Comments on Comments

What are HTML Comments and How are they Used

HTML code
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What is a Comment?
A comment is a string of code within HTML, XML, and CSS that is not viewed or acted upon by the browser or parser. It is simply in the code to provide information about the code or other feedback from the code developers.

Most programming languages have comments, they are used to:

  • Describe and explain complicated code.
  • Provide details about when the code was edited or reviewed.
  • Remove sections of the code, but leave them available for later use.
  • Chat with other developers working on the code.

Traditionally, comments in HTML are used for nearly anything, from explanations of complex table structures to sarcastic outtakes of the content of the page. Many developers use comments to hide portions of the page that are going to be used later. They are used to tell other people working on the page information about the page.

How to Write Comments
Writing comments in HTML, XHTML, and XML is very easy. Simply surround the text you want commented out with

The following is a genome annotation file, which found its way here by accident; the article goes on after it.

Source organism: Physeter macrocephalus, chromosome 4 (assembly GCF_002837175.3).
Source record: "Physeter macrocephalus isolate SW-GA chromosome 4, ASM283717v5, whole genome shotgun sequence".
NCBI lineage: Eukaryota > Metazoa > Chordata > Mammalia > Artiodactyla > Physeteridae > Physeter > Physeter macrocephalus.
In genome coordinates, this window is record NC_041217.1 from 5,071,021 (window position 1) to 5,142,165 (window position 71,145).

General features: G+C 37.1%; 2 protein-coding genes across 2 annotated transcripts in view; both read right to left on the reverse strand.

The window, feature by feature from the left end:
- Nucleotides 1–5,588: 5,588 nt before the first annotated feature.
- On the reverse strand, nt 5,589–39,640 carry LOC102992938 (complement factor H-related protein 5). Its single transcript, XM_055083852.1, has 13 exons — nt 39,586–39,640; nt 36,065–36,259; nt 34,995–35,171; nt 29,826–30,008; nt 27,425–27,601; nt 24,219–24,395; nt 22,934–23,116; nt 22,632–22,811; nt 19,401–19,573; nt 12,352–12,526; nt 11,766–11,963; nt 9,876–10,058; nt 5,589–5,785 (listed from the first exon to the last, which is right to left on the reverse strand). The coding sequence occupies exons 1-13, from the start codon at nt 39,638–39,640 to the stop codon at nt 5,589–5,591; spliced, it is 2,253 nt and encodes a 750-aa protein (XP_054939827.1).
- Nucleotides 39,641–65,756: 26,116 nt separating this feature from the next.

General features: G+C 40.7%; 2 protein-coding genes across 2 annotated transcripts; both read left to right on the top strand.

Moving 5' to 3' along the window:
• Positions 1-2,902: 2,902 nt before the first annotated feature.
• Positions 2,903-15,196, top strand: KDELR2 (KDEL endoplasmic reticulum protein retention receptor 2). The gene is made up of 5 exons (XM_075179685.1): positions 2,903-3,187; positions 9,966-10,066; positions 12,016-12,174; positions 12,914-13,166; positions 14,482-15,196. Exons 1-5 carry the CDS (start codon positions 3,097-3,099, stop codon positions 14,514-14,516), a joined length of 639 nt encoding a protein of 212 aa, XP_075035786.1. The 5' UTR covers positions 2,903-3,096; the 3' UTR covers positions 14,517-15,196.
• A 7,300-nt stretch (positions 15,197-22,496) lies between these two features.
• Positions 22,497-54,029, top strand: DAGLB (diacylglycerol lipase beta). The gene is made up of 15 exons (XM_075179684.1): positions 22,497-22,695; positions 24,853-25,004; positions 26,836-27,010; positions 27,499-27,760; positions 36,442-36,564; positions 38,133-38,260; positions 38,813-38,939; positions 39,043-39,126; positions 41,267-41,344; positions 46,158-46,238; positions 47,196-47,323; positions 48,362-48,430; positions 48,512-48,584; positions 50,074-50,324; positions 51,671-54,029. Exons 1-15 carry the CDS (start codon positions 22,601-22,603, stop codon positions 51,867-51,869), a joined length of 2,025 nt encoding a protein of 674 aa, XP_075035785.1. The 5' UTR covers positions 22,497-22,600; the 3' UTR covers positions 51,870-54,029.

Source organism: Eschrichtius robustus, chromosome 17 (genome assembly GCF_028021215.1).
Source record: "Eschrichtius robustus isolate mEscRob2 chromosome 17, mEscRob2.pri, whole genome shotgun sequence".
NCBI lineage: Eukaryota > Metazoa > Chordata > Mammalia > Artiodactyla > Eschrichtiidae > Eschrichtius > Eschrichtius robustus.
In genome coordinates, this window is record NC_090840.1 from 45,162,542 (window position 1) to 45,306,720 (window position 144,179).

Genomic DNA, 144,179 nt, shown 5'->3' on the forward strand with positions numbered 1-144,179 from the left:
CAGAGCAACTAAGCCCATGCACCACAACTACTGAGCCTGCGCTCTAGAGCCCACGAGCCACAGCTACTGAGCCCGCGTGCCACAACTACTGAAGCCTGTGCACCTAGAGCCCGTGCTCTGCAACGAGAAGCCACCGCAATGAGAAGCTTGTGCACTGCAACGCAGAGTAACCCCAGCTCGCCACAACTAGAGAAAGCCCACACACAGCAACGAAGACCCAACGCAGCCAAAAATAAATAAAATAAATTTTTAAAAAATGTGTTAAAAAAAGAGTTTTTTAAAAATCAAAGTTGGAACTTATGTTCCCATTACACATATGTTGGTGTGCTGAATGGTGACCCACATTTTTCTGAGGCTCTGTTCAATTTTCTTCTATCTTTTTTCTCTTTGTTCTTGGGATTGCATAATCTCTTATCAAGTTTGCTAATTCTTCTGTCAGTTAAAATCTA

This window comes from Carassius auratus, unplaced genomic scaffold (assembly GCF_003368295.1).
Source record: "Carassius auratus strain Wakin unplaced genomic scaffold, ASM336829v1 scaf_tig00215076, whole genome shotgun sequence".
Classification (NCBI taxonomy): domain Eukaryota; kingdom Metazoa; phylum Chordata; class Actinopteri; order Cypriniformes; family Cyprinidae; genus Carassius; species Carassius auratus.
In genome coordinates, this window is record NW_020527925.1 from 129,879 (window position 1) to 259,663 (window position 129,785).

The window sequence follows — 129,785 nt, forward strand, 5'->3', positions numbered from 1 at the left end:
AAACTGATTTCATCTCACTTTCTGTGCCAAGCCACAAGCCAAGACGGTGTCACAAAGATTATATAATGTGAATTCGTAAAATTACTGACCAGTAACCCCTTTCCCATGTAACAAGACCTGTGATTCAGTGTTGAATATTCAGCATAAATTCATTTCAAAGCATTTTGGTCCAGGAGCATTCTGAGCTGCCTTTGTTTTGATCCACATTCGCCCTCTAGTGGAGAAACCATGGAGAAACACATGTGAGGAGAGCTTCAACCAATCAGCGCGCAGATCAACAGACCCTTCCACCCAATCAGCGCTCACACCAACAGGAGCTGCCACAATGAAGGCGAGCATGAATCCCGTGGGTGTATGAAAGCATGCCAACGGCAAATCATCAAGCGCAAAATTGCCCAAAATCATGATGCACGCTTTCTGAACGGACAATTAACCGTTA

<!-- and -->
In CSS, it's a little different, using C code comments rather than HTML:
/* commented text */

Comments are a Dying Art
Most programmers know the value of useful comments. Commented code makes it easier for code to be transferred from one team member to another. Comments help QA to test the code, because they can tell what the developer intended - even if it wasn't achieved. But with the popularity of Web authoring programs like Dreamweaver, comments are dying out in Web pages.

This is because the comments are really hard to see in most visual authoring tools. For example, rather than seeing, at the top of a Web page:

The visual tool shows a tiny icon to indicate that a comment is there. If the designer doesn't physically open the comment, he may never see it.
And in the case of the above page, could cause problems if she edits the page and that editing is over-written by the script mentioned in the comment.

What Can Be Done?

  1. Write meaningful and useful comments. Don't expect other people to read your comments if they are too long or don't include helpful information.
  2. As a developer, you should always review any comments you see on a page.
  3. Use tools provided by the authoring programs. Dreamweaver has page notes that are displayed every time a page is edited. And FrontPage has file summaries that can be viewed.
  4. Use content management to control how the pages are edited.

Even if you're the only person who edits your Web pages, comments can be useful. If you only edit a complicated page once a year, it's easy to forget how you built the table or put together the CSS. With comments, you don't have to remember, as it's written right there for you.

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